Sometime during the end of the 1920s, Arnold sold the Inn to W. V. Zimmer who had managed hotels in Detroit and Atlanta. The name of the hotel was changed to "The Mountain Lodge." Zimmer and son, Bill, had a successful but short time in the historic building. The father died and in settling his estate, it was learned that Arnold had sold acreage that he did not own. With the sale null and void, the building stood empty for several years. Bill Zimmer remained in Dahlonega working with the branch of government that was trying to save diseased trees in the Chattahoochee National Forest.

One night, the old hotel went up in flames. Anne Dismukes Amerson wrote, "Some accounts maintain The Mountain Lodge was struck by lightning, but there were also rumors that it was torched for the insurance money. The truth will probably never be known."

I vividly remember the night the huge wooden building two blocks north of the town square burned. I was sleeping in a much smaller, but still large wooden building one block south of the square, the home of "Aunt Nine" Head. The citizens of the town were awakened by a light as bright as the coming of day.

The Mountain Lodge burned in May of 1939.

The Hall House

Frank W. Hall came from Vermont to Dahlonega in the mid 1870's. He was a poor man then but not for long. In fact, according to the newspapers, he was the richest man in Lumpkin County before he died.
The Hall House. Courtesy, Georgia Department of Archives and History.

Editor Townsend published in the Nugget on March 23, 1923, "Many years ago Capt. Frank Hall harnessed the Hightower river up in Davis district, built a big saw mill and a grist mill, operated a large tannery and a store and a United States Post Office and called the place Jay A number of cottages were erected and were soon occupied. The leather was shipped to distant markets and a sale was found for large amounts of shingles and lumber hauled to market over very narrow, muddy, rough roads. He did a big business there for years and Jay was a thriving little town. But there is nothing there now to mark the once very busy place".

Among the buildings erected by Hall were Hall's Block on the northwest corner of the town square on lots 18 and 19, which was a commissary, and the building beside it, sometimes used as a hotel called "The Hall House." Isaac W. Waddell, president of North Georgia Agricultural College 1893-1897, leased the hotel for a home. When Hall's estate was settled, both buildings were bought by John H. Moore, who had worked as a laborer at 75 cents an hour when they were being built. The corner building was Moore's store for many years where everything was sold including coffins, clothing and collard greens. He divided the other building into apartments. Later the front rooms were were used for offices and shops. In the 1930's Bill Zimmer's office, when he was an employee of the U.S.Government, was there. Still later his wife, Evelyn, and I had a dress shop across the hall from him where the plate glass windows is that Mr. Moore installed for us in the late 1930s. Today, both buildings are divided into a maze of little shops serving a tourist town.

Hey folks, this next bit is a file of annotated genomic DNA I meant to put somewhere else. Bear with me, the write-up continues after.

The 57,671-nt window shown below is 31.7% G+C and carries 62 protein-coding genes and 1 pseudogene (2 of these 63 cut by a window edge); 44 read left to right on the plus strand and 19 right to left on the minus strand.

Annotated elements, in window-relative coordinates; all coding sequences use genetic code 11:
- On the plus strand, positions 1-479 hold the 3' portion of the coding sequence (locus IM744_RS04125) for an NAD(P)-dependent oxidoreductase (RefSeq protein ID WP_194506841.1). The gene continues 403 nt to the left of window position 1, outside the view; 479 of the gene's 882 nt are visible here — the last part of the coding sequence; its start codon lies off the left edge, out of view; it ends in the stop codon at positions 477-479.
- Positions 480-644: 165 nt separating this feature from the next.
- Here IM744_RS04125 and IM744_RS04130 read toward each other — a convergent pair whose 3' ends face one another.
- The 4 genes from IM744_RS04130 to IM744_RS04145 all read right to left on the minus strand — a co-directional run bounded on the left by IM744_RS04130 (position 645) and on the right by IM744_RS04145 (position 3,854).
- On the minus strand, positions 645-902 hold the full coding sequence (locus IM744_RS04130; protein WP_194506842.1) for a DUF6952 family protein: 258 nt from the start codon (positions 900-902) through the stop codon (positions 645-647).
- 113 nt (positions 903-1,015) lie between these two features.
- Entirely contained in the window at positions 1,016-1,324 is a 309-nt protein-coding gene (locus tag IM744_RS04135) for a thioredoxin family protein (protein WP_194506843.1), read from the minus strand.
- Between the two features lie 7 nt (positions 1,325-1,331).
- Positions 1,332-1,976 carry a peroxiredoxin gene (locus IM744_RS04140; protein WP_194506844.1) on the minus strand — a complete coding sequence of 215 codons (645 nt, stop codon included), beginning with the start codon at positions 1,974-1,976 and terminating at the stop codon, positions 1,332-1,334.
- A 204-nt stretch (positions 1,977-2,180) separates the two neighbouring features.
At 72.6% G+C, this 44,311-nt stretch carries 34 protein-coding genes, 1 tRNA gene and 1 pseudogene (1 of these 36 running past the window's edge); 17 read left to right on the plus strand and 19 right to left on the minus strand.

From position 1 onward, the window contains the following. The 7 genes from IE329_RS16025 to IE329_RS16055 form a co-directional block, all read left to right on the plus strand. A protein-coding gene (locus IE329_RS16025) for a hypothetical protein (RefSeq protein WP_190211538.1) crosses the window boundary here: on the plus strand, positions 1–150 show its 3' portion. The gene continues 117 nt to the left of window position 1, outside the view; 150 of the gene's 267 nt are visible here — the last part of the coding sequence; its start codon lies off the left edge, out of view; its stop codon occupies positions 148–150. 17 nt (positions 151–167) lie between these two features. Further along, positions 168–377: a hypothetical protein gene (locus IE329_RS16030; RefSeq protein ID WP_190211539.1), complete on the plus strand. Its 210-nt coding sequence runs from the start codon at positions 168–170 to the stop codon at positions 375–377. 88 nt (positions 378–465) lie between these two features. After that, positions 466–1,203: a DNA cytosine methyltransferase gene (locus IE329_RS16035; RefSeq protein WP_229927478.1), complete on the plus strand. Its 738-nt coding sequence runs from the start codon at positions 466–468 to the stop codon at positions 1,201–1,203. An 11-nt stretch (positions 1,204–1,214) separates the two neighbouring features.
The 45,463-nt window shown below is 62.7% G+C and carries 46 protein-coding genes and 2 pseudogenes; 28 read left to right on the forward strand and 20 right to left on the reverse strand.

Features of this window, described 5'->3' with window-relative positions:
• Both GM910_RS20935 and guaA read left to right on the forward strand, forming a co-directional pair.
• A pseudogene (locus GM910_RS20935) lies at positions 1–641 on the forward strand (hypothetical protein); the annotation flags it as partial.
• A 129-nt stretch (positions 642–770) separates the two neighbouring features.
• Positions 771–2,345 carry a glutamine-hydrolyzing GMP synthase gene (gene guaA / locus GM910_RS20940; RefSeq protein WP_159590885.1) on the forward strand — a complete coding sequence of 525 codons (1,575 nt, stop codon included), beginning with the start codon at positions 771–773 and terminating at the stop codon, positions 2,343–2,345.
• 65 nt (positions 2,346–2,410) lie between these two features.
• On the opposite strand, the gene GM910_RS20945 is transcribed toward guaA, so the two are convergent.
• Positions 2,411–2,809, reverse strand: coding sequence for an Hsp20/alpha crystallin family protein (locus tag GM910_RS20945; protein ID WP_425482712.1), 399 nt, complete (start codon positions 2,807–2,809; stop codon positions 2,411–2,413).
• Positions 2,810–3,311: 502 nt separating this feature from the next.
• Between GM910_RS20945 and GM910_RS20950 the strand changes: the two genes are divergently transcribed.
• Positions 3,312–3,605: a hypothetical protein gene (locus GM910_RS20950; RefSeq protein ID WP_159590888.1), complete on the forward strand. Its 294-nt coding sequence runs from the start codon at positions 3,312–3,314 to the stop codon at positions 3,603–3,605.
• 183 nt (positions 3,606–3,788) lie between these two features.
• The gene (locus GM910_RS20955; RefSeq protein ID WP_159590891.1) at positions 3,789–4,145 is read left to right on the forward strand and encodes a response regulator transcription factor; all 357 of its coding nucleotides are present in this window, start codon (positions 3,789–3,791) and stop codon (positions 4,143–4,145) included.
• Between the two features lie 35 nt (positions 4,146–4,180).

Over the years, many Boarding Houses and Rooming Houses: gave temporary homes to townsmen and to students of North Georgia College. Places, called Bed and Breakfast, furnished accomodations to Dahlonega's guests.

Frank W. Hall became an influential citizen of Lumpkin County. He was a trustee when Lumpkin first got public schools and was a member of the local board of trustees of North Georgia Agricultural College. He represented Lumpkin in the state Legislature and was Mayor of Dahlonega. When Hall bought lot 110 and started to build a home for himself, he struck a rich vein of gold while excavating for a foundation. Even though he was a rich and powerful citizen, the city fathers would not consider mining being done within a block of the town square. Hall could understand for he had valuable property on the square so he built his house on top all of this gold. He lived there until he moved to Ingleside, Georgia in the year 1900 and died there in October of 1901 of typhoid fever.

Of all the buildings erected by Hall, the most beautiful example of architecture was the jail house that he built for the county. It can be seen today at the foot of the hill which is the entrance to the present court house and other county buildings.

At Hall's death, years of liquidation of his large estate began.

The Smith House

Recent photo of the Smith House (visit their web site at www.smithhouse.com ). Photo courtesy Gold Rush Gallery.

Henry Benjamin and Bessie Smith bought the house in 1922, which Hall had used as his residence, and thus began a hotel that was also a boarding house. I lived there in 1923 while teaching at the Dahlonega High School. I don't remember how much I paid for board but it couldn't have been very much, for my salary was $50.00 a month. To this day I do remember the mountain cabbage and a sweet potato casserole that Bessie Smith served. We sat at a long table and passed this and other good food to perfect strangers - the traveling public.